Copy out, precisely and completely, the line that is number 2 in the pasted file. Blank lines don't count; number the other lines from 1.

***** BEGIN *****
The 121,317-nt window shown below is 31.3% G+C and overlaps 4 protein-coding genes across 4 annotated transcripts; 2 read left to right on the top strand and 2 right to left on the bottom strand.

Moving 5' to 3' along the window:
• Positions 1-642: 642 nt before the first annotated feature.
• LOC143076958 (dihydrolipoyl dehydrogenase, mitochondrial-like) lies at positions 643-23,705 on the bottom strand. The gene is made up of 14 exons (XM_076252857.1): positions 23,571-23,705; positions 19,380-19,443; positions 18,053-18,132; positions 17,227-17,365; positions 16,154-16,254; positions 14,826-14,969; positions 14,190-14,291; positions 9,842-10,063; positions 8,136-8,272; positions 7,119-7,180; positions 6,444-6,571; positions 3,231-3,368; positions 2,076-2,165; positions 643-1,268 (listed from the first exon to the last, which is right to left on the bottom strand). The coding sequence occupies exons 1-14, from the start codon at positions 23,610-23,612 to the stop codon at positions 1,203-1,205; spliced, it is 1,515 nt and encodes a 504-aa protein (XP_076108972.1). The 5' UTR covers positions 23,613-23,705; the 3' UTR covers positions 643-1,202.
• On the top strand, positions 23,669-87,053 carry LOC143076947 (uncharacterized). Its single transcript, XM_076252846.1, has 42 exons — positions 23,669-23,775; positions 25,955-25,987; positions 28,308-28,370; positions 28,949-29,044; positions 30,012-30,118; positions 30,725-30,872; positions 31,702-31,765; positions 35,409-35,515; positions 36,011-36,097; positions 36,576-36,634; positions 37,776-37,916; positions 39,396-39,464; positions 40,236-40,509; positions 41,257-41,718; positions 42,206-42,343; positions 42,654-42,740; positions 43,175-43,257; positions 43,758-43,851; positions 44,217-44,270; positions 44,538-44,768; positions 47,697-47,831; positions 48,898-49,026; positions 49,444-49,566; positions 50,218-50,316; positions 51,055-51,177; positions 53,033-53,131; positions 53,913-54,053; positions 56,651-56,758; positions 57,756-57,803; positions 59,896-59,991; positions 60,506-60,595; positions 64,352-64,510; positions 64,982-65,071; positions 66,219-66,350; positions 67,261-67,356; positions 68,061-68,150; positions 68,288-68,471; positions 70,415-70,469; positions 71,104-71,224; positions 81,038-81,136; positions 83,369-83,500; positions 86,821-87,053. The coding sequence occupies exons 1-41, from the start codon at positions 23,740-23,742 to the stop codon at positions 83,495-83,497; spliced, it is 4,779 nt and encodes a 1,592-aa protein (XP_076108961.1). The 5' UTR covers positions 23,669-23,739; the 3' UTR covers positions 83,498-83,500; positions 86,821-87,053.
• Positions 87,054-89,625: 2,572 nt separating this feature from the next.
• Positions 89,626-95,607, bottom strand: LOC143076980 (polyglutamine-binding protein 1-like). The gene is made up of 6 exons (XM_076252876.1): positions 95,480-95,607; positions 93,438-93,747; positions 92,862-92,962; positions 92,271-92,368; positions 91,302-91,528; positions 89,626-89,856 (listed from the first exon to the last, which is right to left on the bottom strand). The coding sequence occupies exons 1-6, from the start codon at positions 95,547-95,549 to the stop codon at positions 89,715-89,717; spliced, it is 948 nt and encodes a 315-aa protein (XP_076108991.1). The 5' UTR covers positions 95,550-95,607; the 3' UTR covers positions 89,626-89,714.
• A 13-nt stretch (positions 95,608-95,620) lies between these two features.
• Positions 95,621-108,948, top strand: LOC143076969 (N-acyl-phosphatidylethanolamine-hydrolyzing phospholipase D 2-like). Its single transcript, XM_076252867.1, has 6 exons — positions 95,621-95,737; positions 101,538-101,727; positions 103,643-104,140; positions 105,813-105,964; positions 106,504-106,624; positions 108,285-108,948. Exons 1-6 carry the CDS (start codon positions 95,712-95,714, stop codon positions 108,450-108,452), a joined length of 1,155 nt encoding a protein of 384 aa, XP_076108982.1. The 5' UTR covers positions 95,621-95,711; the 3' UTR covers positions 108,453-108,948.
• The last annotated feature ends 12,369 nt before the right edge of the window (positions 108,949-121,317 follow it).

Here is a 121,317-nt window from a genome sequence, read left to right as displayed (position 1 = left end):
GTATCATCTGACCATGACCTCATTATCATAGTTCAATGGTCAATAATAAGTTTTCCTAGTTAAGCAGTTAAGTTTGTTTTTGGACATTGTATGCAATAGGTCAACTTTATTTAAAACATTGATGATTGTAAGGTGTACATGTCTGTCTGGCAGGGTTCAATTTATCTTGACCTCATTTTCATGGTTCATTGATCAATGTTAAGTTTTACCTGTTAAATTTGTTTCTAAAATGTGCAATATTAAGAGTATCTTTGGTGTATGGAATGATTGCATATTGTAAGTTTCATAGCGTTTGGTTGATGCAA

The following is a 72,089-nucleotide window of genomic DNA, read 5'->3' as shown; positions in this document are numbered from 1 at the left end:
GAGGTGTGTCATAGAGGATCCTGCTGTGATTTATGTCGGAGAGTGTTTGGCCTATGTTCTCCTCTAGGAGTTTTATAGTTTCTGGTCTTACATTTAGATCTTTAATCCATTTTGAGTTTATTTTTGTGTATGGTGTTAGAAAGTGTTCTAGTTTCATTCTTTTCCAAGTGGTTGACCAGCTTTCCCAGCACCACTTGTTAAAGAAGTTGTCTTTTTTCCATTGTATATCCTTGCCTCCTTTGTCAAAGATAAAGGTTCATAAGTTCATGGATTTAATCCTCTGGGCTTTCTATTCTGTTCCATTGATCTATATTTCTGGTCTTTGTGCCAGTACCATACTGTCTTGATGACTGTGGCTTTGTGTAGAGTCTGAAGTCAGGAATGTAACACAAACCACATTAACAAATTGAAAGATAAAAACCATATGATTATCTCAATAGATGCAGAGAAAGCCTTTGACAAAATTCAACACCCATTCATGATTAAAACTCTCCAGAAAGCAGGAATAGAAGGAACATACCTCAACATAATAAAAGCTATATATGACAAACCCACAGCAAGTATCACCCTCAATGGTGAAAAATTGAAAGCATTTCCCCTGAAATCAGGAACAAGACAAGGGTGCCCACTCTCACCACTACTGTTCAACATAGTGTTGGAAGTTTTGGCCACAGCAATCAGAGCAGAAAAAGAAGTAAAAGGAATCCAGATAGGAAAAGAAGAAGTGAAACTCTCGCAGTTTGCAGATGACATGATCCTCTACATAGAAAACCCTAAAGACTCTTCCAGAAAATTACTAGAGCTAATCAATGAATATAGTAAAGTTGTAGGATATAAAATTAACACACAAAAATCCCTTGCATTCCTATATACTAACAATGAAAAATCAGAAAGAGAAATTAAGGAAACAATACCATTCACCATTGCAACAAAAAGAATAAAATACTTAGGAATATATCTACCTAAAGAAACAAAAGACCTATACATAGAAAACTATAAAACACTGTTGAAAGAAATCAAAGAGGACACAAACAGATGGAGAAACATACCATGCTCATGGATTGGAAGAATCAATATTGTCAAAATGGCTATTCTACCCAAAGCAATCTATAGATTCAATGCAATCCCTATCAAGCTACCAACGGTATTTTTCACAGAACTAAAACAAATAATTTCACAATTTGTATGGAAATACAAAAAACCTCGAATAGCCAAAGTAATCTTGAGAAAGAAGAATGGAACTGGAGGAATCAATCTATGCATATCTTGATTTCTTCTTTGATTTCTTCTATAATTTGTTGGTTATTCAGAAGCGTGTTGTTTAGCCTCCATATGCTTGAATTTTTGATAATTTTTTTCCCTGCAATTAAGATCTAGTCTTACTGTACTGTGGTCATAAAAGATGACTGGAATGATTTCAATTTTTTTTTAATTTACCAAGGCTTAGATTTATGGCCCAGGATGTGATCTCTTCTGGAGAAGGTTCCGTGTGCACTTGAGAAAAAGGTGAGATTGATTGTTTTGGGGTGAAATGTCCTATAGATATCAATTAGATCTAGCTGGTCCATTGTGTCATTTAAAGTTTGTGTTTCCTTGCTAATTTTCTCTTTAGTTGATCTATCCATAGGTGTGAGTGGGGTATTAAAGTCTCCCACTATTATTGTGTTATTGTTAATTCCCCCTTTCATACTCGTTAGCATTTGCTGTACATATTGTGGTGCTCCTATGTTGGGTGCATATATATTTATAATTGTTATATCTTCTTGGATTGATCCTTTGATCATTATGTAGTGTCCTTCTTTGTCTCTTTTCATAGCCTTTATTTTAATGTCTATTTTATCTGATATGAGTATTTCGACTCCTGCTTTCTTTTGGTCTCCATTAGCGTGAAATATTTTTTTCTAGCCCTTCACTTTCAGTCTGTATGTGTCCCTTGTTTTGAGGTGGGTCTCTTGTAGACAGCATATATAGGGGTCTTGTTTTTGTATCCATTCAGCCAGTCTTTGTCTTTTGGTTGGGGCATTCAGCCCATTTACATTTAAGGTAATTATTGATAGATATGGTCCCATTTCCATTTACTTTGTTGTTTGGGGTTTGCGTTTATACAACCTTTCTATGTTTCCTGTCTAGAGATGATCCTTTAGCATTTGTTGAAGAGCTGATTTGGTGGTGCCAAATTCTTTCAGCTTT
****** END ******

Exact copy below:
Moving 5' to 3' along the window: